This rowboat was used by the Basque more than 400 years ago to hunt down whales. It was discovered in the harbour off Red Bay, carefully recovered, preserved and rebuilt plank by plank. It is the oldest known surviving example of a chalupa. (CBC)
Photo Credit: CBC

Labrador town declared a new World Heritage Site

There is a new UNESCO World Heritage Site in Canada.  It’s Red Bay, Labrador, where in the 16th century there was a large Basque whale rendering operation.

© google

It was a history that was almost entirely forgotten until federal archivist Selma Barkham began following a faint trail of documents in the archives of the Basque region in the 1970’s relating to Labrador. By piecing together agreements between ship owners and outfitters, insurance policies, sailing orders, crew hiring contracts and so on, she eventually uncovered the scope of the whaling operation, and the location of the ships various whaling stations, including the large scale one at Red Bay.

The World Heritage designation is the 17th for Canada,  and now joins two others in the province of Labrador and Newfoundland, after L’Anse aux Meadows and Gros Morne National Park.

Red Bay has been a National Historic Site since 2000, and the entire community has been lobbying for the UNESCO designation for several years.

Cindy Gibbons is the Parks Canada Supervisor for Red Bay National Historic site.

Reproduction of a blubber rendering oven with the Basque red-terrecotta roofing tiles, and blubber boiled in copper kettles © Parks Canada Interpretive Centre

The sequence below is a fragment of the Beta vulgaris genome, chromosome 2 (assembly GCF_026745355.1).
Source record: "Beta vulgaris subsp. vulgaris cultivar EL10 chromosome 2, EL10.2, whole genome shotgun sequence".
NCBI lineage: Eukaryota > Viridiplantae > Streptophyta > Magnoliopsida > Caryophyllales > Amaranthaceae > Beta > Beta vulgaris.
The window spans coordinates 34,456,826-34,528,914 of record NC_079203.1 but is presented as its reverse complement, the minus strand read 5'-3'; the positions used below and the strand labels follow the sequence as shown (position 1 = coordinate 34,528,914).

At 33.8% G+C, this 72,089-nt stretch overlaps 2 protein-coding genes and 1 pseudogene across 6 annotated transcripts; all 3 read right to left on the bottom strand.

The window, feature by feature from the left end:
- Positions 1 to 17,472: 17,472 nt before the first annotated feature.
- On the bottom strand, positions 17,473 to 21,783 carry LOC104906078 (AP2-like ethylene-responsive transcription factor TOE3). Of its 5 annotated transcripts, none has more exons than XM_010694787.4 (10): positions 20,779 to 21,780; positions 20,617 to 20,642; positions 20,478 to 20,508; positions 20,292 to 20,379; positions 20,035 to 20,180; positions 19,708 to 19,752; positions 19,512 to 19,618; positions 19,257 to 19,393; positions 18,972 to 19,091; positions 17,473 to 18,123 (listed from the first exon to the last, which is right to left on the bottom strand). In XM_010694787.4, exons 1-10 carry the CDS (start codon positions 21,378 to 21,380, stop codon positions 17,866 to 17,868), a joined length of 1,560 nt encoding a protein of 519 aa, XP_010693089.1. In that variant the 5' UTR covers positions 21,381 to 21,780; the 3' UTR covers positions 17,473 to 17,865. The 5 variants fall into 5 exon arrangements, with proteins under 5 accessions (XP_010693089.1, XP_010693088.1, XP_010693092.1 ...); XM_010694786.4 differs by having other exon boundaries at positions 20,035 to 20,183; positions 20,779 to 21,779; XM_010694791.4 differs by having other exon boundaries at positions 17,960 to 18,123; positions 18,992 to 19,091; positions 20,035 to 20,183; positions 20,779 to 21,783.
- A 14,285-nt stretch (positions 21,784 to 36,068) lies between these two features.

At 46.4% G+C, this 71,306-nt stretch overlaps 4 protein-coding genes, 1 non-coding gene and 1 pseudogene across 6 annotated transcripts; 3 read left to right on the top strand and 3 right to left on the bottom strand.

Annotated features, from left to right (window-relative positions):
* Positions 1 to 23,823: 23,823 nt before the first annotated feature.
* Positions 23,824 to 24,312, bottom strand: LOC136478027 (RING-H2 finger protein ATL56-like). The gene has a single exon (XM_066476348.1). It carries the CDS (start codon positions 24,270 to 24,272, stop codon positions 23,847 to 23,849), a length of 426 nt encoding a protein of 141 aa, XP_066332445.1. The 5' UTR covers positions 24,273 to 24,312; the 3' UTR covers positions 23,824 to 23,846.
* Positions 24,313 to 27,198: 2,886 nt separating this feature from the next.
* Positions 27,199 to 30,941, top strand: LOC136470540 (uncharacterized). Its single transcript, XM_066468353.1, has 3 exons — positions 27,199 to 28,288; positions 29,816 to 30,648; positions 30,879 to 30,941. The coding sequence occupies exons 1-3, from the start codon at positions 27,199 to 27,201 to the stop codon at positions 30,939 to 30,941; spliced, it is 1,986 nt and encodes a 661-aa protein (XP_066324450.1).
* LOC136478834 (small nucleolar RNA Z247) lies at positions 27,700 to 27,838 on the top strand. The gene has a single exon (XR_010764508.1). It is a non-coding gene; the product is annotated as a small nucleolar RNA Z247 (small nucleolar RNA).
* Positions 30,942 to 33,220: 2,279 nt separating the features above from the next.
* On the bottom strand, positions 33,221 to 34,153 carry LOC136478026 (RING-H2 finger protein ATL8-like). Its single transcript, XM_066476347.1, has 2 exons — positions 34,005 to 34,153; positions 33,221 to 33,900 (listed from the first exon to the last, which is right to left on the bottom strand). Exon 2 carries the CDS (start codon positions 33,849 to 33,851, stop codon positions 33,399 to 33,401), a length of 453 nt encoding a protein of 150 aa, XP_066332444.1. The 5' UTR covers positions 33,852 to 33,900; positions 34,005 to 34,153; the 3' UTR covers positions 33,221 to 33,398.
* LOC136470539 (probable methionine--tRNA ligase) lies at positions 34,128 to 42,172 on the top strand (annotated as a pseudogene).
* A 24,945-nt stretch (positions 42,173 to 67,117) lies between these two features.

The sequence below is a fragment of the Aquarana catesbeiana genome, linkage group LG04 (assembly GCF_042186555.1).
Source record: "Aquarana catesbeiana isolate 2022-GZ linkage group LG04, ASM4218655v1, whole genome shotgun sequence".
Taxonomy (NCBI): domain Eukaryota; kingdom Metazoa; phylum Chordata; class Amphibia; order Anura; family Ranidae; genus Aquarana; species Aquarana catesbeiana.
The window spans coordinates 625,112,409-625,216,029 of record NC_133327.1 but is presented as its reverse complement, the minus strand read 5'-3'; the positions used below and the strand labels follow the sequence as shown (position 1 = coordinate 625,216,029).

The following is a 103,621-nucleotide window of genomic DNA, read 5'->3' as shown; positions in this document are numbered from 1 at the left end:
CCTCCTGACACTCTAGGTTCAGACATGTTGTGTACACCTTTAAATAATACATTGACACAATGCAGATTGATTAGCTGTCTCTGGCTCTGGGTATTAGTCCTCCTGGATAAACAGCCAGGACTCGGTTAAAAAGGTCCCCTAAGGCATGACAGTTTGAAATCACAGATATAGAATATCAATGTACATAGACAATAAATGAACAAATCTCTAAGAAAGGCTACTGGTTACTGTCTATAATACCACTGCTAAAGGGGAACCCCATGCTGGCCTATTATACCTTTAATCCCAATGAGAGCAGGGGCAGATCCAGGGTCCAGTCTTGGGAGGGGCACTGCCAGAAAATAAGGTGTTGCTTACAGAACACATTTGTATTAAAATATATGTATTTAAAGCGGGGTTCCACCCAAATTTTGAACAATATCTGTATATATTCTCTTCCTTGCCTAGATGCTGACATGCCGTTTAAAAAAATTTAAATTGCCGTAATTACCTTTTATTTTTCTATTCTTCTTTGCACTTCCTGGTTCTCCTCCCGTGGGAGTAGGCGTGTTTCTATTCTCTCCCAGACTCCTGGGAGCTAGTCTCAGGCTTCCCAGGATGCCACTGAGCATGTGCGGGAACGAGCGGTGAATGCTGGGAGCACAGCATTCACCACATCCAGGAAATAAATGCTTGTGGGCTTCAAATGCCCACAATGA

Red Bay is now a small community of around 200 souls on the southern tip of Labrador across the Belle Isle Straight from Newfoundland, but almost 500 years ago was the site of a major annual whale hunting operation involving one to two dozen ships and several hundred men.  Although they were part of a larger annual group of whalers spread out along the shores of eastern Canada, the Red Bay site, known to the Basque as “Gran Baya”, is considered to be the largest and most complete example of early industrial-scale whaling in the world.

Archeological dig of a whale oil-rendering oven on Penney Island is one of the many artifacts found in the area. © Parks Canada


From the mid-1500’s to the early 1600’s, the site provided millions of barrels of whale oil to Europe where it was used mostly as a fuel for lamps. Whale oil at the time was a treasure as valuable the gold taken by Spanish conquistadors from more southerly parts of the Americas.

Once federal archivist Selma Barkham began discovering traces of the history of the Red Bay region, the first archeological digs began.

While land based archeologists where finding relics of the Basque presence, especially the terra-cotta roofing tiles, in the harbor divers discovered the remains of at least four ships. One of the vessels found in 1978,  is believed to be the 250-tonne San Juan


250-300 tonne galleon San Juan, loaded with oil was sunk in a storm just outside Red Bay in 1565 ©  Parks Canada interpretive centre

Marc-André Bernier, Parks Canada’s chief of underwater archeology told reporters earlier this year t that the San Juan is to be resurrected by a team from Spain who want to construct a full-scale, seaworthy replica of the original 16-metre, three-masted vessel. They hope to be able to have the vessel ready as a floating tribute to the 16th century whaling crews in marking the Basque city of San Sebastian’s year as Europe’s “cultural capital” in 2016.

The Red Bay Basque Whaling Station World Heritage site will now take in some 600 hectares of terrestrial and submerged resources and properties managed by individuals, municipalities and other levels of government.

Parks Canada: Red Bay 

Labrador Coast: Red Bay (things to see and do)


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